Game Review: Okami
Article by Josh Shaffer
- Production Company: Clover Studio
- Released: Sep 19 2006
- System: Sony Playstation 2
- Rating: T
- Review Scores:
- Graphics: 9.5
- Control: 9.6
- Music: 9
- Frustration: 8.5
- Overall: 9.15
The forces of dark are beginning to close their malicious mitts over the glorious, prosperous land of Nippon. Only the wolf god Amaretsu, the reincarnation of an old god from legend, can save the once flourishing land.
As Amaretsu, you will meet a delightful array of stunning (and sometimes downright annoying) characters while utilizing unique (and honestly brilliant) control methods of game play. When you first load the game, you will undoubtedly notice the beautiful scrolls that act as the games main menu; this menu foreshadows what you will encounter during the rest of the game.
When you first start the game, you are told the lengthy, fascinating history of a legendary swordsman named Nagi and his quest to kill the dreaded Orochi. A white wolf, named Shiranui accompanies Nagi to defeat the eight heads of Orochi. They fail miserably at defeating him, but are fortunate enough to seal him away. A hundred years later -- Susano, a relative of Nagi, accidentally frees Orochi from his prison, bringing a seemingly endless reign of darkness over the peaceful Nippon. The villagers are desperate, and the elder summons the majestic Amaretsu, the reincarnation of Shiranui and the Japanese goddess of the sun. Amaretsu agrees to rid the world of darkness, and the adventure begins.
Okami's art is highly influenced by Japanese watercolor paintings; when playing the game, it is very easy for the gamer to get lost in the seemingly endless beauty of Nippon. To make this game feel more like a painting rather than a video game, you are given a celestial brush, which enables you to mimic the powers of the thirteen Celestial Brush Gods. Each brush stroke does something different to change the game play. The brush strokes can make the sun rise, or even kill an enemy. There is almost no limit to the power that the brush yields.
Okami's story and game play flow like one of the many majestic rivers you see in Nippon. While controlling the great Amaretsu, you will have absolutely no problem adjusting to the games controls. They are simply astounding. The camera is always in a perfect spot, the control is flawless and the visuals are again ... too beautiful for words. As you travel through ancient Nippon, you are on a quest to find the thirteen Celestial Brush techniques, which will hopefully enable you to end the terror of Orochi. The control of the brushes are a lot easier than I first thought they would be. You barely need a tutorial to learn how to use them; its very easy to maneuver and quick to pick up. While Amaretsu ventures forth and defeats enemies, she (that's right, I am fairly convinced that ol' Amaretsu is a female) will acquire Praise Orbs, which are used to make her much more powerful; and yen, which is used to buy special items from NPC's in the game.
As you move through the game, you will notice the beautiful score accompanying the game play. The music is mostly (from what I can tell) classical Japanese music. The sound effects are equally stunning. If you can beat the game, you can even unlock a jukebox of sorts, which allows you to listen to the masterful music. The music adds even more mysticism to the game play; seemingly enchanting you to continue playing ... even if you want, or need, to stop.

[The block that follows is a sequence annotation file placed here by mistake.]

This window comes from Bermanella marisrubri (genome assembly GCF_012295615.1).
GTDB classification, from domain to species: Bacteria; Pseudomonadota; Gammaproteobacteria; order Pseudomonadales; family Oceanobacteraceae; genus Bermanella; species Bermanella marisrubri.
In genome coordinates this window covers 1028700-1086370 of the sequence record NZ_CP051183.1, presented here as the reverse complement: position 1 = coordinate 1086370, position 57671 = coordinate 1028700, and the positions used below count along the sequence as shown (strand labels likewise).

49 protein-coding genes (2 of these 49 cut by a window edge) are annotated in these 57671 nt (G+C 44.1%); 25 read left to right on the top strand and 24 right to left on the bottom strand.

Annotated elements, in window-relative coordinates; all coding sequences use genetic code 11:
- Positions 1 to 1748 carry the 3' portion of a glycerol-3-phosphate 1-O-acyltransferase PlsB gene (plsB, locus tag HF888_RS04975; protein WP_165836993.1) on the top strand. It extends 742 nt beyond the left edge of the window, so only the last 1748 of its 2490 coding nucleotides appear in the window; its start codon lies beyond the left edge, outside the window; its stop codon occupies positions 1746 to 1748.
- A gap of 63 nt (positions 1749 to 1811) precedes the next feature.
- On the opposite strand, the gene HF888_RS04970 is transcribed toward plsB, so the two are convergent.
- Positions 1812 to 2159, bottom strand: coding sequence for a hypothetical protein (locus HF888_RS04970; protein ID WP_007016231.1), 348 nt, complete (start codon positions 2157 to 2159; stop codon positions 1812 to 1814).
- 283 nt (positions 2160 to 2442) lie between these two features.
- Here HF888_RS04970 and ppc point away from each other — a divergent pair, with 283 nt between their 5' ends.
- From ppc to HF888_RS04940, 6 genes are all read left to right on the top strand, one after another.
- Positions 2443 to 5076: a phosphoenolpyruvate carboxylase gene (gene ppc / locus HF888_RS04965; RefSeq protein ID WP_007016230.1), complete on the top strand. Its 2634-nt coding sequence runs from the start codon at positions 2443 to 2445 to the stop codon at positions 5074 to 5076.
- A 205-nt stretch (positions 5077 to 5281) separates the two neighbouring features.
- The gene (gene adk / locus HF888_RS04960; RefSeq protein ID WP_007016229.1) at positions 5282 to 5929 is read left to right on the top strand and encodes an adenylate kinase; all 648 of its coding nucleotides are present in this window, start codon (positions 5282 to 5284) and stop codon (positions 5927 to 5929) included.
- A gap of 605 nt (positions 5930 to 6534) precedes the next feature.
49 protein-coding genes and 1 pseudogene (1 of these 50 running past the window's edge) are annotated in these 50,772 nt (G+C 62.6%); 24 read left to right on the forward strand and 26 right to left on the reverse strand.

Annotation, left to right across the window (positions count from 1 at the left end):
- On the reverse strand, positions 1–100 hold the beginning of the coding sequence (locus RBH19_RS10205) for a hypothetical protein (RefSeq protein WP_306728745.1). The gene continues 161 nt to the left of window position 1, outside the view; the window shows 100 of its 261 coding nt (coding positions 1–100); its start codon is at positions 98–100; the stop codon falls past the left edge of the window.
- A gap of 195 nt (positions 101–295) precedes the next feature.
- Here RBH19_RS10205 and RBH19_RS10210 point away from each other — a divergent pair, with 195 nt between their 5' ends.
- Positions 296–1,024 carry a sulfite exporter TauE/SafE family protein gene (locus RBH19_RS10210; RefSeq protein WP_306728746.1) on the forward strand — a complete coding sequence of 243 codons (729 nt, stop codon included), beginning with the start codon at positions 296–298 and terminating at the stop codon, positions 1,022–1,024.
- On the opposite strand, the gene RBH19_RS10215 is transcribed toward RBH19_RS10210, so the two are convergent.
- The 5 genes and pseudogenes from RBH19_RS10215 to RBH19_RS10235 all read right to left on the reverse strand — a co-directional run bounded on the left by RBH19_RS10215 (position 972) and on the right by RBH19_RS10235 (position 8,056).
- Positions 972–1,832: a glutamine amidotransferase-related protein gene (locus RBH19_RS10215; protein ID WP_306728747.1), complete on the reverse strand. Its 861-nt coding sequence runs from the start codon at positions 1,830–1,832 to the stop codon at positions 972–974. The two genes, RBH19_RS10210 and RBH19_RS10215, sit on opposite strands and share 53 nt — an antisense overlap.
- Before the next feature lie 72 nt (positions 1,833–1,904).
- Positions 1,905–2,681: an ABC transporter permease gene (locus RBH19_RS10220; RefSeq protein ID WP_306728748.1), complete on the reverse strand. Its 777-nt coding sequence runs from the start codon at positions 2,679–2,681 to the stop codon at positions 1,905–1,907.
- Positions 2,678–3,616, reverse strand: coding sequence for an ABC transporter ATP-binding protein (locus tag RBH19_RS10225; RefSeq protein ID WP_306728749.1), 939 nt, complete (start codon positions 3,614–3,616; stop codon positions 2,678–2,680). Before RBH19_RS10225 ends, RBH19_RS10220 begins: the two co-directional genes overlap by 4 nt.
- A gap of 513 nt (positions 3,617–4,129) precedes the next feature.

Although the game is clearly beautiful, that does not mean it is without flaw. The game play gets very repetitive. Go to a village, talk to people with green arrows over their head. Rinse. Repeat. Although the story was fun, sometimes it seems to drag its feet. And honestly, how often do gamers run into games with this basic story: run around collecting X amount of magical items so that you can defeat the big boss (Hmm ... that sounds kind of like a popular Nintendo game...called Zel-something, can't really put my finger on the title...)? When you think you're ready to go back out and explore the world, you have to do some lame quest to find out information. Fortunately, most of these tasks are really simple and don't eat up too much of your time.
It can also get a bit confusing when you have to use the brush strokes to advance the game. Usually it's obvious, but I had to scratch my head once or twice to figure out the 'puzzle'.
This game, even with the down time, is amazing. Every single person should play this work of art. Unfortunately, however, this game (despite its good reviews) did not sell very many units in the United States. Because of poor sales, Clover Studios (who also gave us the Viewtiful Joe series) closed its doors; so there is probably not going to be a sequel to Okami ... or even a game that is comparable to Okami. Fortunately most of the members of Clover Studios have moved on to PlatinumGames, which will be releasing Bayonetta (a game about a witch with guns for hands and feet) that will be released on the 360 and PS3 and Madworld which will be released on the Nintendo Wii.
As you play Okami, you will experience many different emotions. You'll laugh. You'll cry. You will get so wrapped up in the game that you will forget to eat, sleep and shower. Please, for the love of all that is beautiful (...like Okami), don't forget to shower.
- Unique Game Play
- Delightful Array of Characters
- Beautiful Music
- Awe-inspiring Graphics
- Plain, Unadulterated Fun
- Repetitive Game Play
- Repetitive Story